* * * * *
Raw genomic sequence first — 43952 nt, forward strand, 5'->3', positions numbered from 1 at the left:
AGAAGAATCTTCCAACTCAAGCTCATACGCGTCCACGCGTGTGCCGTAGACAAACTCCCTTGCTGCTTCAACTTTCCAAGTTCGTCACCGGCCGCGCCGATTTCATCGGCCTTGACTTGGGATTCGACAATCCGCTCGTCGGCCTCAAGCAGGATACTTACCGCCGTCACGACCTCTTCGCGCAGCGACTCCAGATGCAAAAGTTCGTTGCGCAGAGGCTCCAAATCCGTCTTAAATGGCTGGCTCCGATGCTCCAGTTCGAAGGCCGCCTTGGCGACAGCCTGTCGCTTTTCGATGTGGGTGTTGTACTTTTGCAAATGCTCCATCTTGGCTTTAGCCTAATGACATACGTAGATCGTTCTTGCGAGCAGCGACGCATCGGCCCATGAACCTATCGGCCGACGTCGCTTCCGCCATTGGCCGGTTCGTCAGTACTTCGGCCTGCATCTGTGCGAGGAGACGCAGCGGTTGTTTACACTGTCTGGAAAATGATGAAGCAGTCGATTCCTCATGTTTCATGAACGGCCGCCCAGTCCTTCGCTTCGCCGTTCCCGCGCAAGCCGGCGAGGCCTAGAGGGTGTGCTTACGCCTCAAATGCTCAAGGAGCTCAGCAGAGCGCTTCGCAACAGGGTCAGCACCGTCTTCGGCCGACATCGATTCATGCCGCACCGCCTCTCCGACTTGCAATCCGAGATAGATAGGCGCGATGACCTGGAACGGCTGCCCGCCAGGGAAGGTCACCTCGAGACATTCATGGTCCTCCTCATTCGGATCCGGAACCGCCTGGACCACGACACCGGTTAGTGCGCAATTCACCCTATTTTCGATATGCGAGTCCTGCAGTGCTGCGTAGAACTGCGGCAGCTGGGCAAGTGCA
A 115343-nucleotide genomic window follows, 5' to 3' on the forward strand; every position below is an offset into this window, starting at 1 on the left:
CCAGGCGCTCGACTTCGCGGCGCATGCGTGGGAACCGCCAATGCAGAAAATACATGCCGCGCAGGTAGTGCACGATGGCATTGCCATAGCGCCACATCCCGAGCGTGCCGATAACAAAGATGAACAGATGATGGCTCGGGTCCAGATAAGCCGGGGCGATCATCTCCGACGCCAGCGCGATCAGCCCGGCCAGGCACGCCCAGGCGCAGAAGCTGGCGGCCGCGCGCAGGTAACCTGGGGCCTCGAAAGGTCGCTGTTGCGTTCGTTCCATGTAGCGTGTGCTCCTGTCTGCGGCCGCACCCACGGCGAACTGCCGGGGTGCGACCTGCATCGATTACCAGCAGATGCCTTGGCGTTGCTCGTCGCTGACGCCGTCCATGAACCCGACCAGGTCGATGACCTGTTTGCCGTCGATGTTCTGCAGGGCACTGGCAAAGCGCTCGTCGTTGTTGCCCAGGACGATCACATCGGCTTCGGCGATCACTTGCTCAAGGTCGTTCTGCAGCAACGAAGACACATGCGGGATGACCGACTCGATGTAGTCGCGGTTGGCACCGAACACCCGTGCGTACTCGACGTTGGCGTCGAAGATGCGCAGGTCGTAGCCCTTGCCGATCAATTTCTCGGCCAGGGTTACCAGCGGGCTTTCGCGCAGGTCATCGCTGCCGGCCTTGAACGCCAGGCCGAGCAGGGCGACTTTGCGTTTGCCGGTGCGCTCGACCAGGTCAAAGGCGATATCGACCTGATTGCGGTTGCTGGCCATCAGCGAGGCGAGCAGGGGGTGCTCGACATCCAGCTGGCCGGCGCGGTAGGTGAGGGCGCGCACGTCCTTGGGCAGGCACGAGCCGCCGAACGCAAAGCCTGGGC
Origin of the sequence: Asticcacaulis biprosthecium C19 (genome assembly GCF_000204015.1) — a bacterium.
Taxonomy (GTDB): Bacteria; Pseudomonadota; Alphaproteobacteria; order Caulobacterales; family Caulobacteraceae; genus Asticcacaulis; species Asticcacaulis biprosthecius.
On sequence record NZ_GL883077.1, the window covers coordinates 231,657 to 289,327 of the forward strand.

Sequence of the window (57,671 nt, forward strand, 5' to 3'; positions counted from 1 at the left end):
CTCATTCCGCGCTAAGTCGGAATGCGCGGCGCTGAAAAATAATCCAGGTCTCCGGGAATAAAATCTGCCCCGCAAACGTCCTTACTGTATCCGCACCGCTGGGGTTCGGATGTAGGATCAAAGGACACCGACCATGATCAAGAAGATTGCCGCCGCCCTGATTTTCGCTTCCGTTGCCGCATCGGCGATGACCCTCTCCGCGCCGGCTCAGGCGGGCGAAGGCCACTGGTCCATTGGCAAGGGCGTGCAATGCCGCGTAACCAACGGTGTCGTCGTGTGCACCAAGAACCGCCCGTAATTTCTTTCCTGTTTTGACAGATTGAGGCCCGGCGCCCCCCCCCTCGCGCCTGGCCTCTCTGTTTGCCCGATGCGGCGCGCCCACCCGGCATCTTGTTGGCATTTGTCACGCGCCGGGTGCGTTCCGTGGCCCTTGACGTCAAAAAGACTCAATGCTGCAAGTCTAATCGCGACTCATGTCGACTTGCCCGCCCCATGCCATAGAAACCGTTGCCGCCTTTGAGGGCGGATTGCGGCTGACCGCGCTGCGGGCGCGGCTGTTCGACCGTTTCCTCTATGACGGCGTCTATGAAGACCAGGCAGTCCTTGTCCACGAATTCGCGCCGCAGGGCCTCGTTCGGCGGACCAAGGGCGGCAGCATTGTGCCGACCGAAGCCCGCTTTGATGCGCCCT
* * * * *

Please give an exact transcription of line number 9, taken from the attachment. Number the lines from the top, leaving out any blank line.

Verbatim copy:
CTCATTCCGCGCTAAGTCGGAATGCGCGGCGCTGAAAAATAATCCAGGTCTCCGGGAATAAAATCTGCCCCGCAAACGTCCTTACTGTATCCGCACCGCTGGGGTTCGGATGTAGGATCAAAGGACACCGACCATGATCAAGAAGATTGCCGCCGCCCTGATTTTCGCTTCCGTTGCCGCATCGGCGATGACCCTCTCCGCGCCGGCTCAGGCGGGCGAAGGCCACTGGTCCATTGGCAAGGGCGTGCAATGCCGCGTAACCAACGGTGTCGTCGTGTGCACCAAGAACCGCCCGTAATTTCTTTCCTGTTTTGACAGATTGAGGCCCGGCGCCCCCCCCCTCGCGCCTGGCCTCTCTGTTTGCCCGATGCGGCGCGCCCACCCGGCATCTTGTTGGCATTTGTCACGCGCCGGGTGCGTTCCGTGGCCCTTGACGTCAAAAAGACTCAATGCTGCAAGTCTAATCGCGACTCATGTCGACTTGCCCGCCCCATGCCATAGAAACCGTTGCCGCCTTTGAGGGCGGATTGCGGCTGACCGCGCTGCGGGCGCGGCTGTTCGACCGTTTCCTCTATGACGGCGTCTATGAAGACCAGGCAGTCCTTGTCCACGAATTCGCGCCGCAGGGCCTCGTTCGGCGGACCAAGGGCGGCAGCATTGTGCCGACCGAAGCCCGCTTTGATGCGCCCT